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New York Paying $5.5M to Man Exonerated in Rape Of Writer Sebold

After being wrongfully convicted of rape and serving 16 years in prison, Anthony Broadwater has settled a lawsuit against New York state for $5.5 million, reports the Associated Press. The settlement comes after Broadwater’s conviction for raping writer Alice Sebold in 1981 was overturned in 2021. It was signed by lawyers for Broadwater and New York Attorney General Letitia James, said Broadwater attorney David Hammond. Broadwater, 62, said, “I appreciate what Attorney General James has done, and I hope and pray that others in my situation can achieve the same measure of justice. We all suffer from destroyed lives.” Sebold said, “Obviously no amount of money can erase the injustices Mr. Broadwater suffered, but the settlement now officially acknowledges them." Sebold was an 18-year-old first-year student at Syracuse University when she was raped in a park near campus. She described the attack and the prosecution in a memoir, “Lucky,” published in 1999. Sebold, who is white, wrote in “Lucky” that she spotted a Black man in the street months after being raped and was sure that he was her attacker.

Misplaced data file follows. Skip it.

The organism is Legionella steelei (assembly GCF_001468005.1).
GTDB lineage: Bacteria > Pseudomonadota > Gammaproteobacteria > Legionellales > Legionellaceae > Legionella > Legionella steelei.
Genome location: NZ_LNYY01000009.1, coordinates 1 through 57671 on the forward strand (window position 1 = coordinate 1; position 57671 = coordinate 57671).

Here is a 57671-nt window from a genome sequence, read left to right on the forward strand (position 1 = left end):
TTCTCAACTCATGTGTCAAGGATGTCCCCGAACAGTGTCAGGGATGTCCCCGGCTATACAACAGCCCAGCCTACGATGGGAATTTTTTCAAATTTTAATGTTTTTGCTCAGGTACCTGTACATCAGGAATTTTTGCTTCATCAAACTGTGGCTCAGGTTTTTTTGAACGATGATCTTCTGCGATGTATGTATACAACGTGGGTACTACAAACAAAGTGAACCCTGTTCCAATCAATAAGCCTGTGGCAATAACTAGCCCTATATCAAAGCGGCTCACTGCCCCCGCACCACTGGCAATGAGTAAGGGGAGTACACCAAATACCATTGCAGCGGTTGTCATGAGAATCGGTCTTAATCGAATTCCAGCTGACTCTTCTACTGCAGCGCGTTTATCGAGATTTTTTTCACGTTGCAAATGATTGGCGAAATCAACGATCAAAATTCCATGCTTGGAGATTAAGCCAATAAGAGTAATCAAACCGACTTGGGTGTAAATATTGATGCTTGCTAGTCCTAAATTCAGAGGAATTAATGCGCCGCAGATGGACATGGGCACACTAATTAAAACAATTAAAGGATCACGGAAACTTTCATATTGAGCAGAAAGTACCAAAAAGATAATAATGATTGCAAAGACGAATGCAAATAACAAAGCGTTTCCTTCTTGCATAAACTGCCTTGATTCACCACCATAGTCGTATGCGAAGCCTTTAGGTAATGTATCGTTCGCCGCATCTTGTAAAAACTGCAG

Police arrested Broadwater, who was given the pseudonym Gregory Madison in “Lucky.” Sebold failed to identify him in a police lineup, picking a different man as her attacker. Even so, Broadwater was convicted in 1982 after Sebold identified him as her rapist on the witness stand and an expert said microscopic hair analysis tied Broadwater to the crime. Since then, the U.S. Justice Department has called that type of analysis junk sciencee. Broadwater was released from prison in 1999. He was required to register as a sex offender until his conviction was vacated in November 2021. District Attorney William Fitzpatrick of Onondaga County, which includes Syracuse, joined the motion to vacate the conviction, noting that witness identifications, particularly across racial lines, are often unreliable. James said, "Anthony Broadwater was convicted for a crime he never committed, and was incarcerated despite his innocence. While we cannot undo the wrongs from more than four decades ago, this settlement agreement is a critical step to deliver some semblance of justice to Mr. Broadwater.” The settlement must be approved by a judge.


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